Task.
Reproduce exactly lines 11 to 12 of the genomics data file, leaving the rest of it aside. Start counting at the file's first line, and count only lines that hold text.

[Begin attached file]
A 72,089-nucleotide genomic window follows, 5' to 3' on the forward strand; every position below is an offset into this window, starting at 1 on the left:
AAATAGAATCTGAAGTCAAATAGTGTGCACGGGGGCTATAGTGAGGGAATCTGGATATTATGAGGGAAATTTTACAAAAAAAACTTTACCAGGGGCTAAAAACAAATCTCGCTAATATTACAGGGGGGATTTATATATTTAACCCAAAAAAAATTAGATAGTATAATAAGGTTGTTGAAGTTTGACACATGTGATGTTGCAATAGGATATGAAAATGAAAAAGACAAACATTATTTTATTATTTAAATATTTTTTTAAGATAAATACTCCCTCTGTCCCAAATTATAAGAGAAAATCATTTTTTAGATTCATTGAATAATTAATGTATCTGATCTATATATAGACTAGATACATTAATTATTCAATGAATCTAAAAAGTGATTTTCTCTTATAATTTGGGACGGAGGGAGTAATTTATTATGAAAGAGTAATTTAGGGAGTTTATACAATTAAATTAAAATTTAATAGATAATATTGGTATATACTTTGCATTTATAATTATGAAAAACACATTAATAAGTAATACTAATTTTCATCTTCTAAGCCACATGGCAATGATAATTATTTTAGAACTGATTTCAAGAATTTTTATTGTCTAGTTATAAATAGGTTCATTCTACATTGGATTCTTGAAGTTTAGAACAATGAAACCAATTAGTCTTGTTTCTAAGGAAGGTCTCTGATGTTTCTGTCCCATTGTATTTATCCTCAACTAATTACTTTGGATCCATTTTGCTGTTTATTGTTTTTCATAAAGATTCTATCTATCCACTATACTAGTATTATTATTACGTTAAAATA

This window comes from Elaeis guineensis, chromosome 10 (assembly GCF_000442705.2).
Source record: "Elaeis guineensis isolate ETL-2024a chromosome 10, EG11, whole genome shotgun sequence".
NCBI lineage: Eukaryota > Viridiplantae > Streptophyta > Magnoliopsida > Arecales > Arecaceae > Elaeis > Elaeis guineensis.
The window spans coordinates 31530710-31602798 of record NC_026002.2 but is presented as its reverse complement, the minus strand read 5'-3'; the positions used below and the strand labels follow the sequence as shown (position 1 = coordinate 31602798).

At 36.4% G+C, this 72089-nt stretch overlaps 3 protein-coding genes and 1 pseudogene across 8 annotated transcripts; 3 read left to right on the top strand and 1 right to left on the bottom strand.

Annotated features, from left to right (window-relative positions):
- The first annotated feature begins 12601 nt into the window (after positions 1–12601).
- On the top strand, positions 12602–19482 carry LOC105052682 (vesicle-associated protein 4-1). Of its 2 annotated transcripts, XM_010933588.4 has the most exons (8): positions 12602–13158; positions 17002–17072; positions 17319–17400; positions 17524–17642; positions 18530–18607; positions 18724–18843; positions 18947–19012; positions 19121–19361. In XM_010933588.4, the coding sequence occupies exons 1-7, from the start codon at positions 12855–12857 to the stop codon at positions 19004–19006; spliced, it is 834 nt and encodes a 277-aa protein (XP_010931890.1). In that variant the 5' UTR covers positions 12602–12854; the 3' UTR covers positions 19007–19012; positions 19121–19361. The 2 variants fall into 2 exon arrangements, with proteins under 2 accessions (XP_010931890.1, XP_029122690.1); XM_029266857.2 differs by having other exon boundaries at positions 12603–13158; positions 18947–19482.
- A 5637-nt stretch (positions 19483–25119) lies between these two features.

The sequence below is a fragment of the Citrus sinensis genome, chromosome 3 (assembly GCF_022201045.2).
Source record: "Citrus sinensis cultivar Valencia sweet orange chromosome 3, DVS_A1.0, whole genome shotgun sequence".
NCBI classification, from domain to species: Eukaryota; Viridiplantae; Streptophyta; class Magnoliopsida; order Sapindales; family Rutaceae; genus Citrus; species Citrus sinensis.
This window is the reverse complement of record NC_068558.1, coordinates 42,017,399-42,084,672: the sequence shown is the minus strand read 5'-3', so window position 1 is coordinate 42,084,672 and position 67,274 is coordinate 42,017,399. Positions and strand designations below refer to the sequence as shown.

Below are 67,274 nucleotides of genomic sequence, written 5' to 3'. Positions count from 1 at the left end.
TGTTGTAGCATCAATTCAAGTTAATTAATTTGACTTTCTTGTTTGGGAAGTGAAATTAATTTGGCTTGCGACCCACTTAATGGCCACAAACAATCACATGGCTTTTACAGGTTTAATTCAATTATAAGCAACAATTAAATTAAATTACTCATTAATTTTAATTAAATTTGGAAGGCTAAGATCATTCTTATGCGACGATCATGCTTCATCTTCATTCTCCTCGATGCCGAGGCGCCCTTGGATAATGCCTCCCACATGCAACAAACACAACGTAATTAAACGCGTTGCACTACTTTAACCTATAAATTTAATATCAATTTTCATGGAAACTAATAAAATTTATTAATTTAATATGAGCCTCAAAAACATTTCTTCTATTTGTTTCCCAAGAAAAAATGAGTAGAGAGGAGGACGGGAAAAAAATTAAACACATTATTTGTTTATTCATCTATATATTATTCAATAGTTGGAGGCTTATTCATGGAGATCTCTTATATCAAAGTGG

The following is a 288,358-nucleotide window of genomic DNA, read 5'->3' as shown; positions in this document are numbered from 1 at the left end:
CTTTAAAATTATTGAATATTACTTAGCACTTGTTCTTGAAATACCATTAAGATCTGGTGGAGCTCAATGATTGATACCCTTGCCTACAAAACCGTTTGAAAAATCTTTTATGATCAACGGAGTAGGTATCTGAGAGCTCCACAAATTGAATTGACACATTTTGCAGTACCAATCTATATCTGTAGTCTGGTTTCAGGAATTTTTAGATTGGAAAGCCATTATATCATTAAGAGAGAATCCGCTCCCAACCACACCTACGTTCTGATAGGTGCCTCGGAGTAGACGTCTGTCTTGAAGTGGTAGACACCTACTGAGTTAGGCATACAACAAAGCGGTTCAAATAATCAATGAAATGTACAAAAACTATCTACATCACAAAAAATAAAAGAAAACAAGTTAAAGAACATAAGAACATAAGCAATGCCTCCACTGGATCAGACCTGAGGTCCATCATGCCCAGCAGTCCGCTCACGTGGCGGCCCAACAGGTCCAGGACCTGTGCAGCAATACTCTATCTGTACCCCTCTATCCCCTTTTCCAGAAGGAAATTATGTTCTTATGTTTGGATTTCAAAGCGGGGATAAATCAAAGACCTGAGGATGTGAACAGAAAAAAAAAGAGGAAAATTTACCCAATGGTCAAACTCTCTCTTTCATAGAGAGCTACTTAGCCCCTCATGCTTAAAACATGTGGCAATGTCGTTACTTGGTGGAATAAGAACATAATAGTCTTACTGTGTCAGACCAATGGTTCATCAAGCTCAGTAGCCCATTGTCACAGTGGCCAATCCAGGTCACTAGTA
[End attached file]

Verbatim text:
- A 5637-nt stretch (positions 19483–25119) lies between these two features.

The sequence below is a fragment of the Citrus sinensis genome, chromosome 3 (assembly GCF_022201045.2).